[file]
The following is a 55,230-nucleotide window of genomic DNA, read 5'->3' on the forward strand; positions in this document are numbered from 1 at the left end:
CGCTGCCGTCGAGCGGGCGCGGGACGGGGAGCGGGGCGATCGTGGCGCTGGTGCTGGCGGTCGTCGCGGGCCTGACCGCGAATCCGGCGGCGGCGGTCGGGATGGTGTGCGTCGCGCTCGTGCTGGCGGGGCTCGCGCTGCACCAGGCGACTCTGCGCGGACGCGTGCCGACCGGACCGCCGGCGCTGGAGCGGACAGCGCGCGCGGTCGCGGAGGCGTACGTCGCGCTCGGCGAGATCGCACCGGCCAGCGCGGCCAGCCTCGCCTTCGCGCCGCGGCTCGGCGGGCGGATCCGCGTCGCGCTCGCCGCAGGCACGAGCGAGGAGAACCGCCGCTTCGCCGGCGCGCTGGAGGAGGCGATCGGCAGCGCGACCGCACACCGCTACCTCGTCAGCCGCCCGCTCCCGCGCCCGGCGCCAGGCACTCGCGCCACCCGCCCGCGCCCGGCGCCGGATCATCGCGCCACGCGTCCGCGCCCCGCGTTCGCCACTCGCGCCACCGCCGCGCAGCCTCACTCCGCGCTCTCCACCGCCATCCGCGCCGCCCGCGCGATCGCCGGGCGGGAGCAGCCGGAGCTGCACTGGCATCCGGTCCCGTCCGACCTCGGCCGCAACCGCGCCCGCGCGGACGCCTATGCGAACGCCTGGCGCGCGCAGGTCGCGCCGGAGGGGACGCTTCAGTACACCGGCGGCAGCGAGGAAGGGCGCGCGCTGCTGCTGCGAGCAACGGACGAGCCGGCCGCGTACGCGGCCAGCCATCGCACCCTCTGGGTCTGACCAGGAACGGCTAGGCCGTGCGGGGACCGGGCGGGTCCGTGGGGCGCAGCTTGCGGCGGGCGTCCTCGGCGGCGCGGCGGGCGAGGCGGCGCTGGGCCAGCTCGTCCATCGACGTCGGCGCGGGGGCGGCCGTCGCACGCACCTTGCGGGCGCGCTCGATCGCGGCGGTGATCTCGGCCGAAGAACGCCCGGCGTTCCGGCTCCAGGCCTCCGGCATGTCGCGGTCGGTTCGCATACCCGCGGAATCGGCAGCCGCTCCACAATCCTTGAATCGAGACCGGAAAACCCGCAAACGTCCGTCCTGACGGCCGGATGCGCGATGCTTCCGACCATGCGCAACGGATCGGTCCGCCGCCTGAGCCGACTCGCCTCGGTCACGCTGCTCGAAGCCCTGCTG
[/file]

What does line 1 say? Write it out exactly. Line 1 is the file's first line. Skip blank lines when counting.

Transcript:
The following is a 55,230-nucleotide window of genomic DNA, read 5'->3' on the forward strand; positions in this document are numbered from 1 at the left end: